Outdated Security Measures May Have Hindered Family's Escape From Burning Home: SDFD - NBC 7 San Diego

Outdated Security Measures May Have Hindered Family's Escape From Burning Home: SDFD

Jose Antonio Romero, Nicolasa Mayo, and Iris Romero died after their home caught fire on Oct. 13

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    NEWSLETTERS

    Outdated Security Measures Hindered Familys Escape From Fire

    An SDFD Deputy Fire Chief told NBC 7's Erika Cervantes how security bars on your windows can cause harm in an emergency. (Published Thursday, Oct. 17, 2019)

    Inadequate and outdated security measures may have made it difficult for a family of six to escape the fiery inferno that tore through their Logan Heights home Sunday morning, investigators say.

    The blaze tore through the Romero family’s home on Clay Avenue just before 4:30 a.m. Parents Jose Antonio Romero and Nicolasa Mayo perished in the fire, and the San Diego Police Department confirmed Thursday 21-year-old daughter Iris “Krystal” Romero succumbed to her injuries. Three other children; sons Angel Romero, 17, and Wilber Romero, 26, and daughter Wendy Romero, 24 were all hospitalized.

    The San Diego Fire-Rescue Department said there were several obstacles inside and outside the home that made it tough for crews to fight the flames, and those same obstacles may have hindered the family’s escape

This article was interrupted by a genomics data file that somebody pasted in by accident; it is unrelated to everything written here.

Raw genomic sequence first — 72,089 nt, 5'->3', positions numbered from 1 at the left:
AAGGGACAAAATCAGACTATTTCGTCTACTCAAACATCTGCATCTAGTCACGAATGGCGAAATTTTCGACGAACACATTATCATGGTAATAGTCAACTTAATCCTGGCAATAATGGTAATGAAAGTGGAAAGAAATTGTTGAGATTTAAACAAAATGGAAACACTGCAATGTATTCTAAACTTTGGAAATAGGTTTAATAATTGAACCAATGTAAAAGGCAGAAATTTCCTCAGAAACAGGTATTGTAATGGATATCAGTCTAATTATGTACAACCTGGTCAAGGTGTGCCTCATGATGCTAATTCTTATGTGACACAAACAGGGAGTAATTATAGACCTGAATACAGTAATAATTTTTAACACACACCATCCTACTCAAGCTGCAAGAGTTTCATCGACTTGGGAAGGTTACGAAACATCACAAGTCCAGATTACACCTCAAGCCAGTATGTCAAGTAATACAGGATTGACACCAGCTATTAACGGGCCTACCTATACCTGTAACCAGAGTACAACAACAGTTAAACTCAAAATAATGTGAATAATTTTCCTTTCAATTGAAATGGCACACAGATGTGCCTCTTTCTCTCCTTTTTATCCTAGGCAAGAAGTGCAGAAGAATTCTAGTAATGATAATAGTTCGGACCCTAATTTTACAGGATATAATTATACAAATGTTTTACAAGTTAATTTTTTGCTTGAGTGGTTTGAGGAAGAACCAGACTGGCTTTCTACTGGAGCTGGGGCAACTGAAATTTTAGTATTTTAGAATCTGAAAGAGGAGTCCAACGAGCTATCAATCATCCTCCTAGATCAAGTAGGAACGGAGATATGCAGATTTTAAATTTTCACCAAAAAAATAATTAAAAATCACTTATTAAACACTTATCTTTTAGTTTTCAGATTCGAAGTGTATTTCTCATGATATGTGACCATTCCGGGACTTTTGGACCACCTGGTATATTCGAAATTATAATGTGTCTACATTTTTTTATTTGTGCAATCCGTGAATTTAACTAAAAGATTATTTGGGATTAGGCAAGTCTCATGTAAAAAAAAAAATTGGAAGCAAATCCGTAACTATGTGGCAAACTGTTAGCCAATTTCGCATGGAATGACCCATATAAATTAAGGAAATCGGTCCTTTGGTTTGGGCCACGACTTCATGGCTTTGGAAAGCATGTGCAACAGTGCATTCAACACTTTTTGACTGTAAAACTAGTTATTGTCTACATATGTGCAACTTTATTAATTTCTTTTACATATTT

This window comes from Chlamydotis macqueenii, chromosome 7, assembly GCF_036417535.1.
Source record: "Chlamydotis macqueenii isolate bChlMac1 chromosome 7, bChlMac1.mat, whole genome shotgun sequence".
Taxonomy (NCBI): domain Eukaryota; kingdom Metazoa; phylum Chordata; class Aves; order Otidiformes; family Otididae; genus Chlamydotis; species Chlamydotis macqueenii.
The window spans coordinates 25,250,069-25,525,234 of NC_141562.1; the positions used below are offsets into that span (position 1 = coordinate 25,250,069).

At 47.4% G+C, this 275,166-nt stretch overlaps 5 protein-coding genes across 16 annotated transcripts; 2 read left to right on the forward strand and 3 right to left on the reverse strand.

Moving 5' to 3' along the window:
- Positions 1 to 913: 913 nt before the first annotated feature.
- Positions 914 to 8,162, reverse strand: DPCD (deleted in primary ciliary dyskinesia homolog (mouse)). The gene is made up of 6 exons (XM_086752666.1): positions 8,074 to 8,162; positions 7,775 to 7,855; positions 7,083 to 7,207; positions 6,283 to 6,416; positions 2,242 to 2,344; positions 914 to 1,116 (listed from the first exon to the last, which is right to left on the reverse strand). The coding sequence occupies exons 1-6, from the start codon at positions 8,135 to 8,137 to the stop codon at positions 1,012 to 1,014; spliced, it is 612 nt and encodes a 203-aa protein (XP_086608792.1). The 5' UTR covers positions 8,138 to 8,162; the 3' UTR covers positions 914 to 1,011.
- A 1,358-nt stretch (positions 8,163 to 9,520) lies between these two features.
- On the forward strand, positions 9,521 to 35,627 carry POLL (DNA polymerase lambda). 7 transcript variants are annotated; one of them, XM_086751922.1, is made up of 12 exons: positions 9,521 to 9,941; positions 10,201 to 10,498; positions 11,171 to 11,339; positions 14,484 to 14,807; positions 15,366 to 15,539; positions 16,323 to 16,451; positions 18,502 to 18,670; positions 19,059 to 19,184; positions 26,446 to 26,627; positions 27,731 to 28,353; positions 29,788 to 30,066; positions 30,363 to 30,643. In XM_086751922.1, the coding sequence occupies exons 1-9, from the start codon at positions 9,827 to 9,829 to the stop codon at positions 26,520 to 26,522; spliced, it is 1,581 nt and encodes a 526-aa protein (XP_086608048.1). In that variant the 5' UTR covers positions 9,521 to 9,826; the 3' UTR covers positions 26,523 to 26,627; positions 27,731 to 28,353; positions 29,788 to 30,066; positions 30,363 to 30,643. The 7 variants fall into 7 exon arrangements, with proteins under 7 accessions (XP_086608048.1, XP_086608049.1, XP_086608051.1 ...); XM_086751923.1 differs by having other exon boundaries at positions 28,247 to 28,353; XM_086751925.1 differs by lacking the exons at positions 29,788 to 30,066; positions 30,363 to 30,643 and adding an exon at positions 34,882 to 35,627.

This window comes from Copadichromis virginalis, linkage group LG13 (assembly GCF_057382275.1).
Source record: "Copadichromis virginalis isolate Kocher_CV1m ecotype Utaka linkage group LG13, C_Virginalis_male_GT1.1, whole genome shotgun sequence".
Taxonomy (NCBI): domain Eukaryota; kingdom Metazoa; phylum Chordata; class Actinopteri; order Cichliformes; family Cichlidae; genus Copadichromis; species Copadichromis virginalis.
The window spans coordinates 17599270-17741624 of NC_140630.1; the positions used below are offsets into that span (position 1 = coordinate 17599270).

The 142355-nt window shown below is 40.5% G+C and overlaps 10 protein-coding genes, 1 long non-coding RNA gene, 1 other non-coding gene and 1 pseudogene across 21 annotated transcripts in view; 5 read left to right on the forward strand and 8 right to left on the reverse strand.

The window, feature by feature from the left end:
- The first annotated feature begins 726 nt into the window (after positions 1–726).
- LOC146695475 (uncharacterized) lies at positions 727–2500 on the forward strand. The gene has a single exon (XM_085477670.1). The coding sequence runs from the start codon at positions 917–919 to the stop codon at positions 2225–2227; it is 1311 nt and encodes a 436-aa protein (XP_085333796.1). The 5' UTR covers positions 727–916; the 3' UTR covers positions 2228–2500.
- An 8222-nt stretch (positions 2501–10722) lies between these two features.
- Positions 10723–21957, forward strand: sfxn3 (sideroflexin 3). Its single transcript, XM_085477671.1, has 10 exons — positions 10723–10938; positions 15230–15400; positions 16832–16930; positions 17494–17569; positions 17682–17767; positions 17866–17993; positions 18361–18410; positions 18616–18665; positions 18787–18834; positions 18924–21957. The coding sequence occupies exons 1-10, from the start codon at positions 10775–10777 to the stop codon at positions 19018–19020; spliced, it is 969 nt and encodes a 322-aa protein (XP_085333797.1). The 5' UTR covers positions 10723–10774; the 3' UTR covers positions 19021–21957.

One feature of the home investigators are looking into is the security bars that covered its windows. As of the year 2000, security bars are required by code to have an emergency release lever so that people inside can escape through windows, according to SDFD Deputy Chief Doug Perry. The bars on the Romero’s home did not have a release lever.

    Daughter Burned in Logan Heights House Fire on Life Support: Family

    [DGO] Daughter Burned in Logan Heights House Fire on Life Support: Family

    NBC 7's Dave Summers reports from the Tuesday night vigil where one of the family's surviving members spoke out.

    (Published Tuesday, Oct. 15, 2019)

    The code is nearly impossible to enforce, according to Chief Perry. That’s because only homes built after 2000, or homes undergoing construction that requires a permit, would ever be checked for code violations. Anything beyond those inspections would be initiated by a homeowner, Perry said.

    “What I would like to tell our community is if you have security bars that aren't the newer ones, please, I beg you to take them off. You are not going to be able to get out of the windows that are supposed to be your rescue,” Perry said.

    The investigation into what caused was still underway Thursday. Out of an abundance of caution, SDPD said Homicide Unit detectives are also investigating the blaze.

    Family members verify there were no working smoke alarms in the house.

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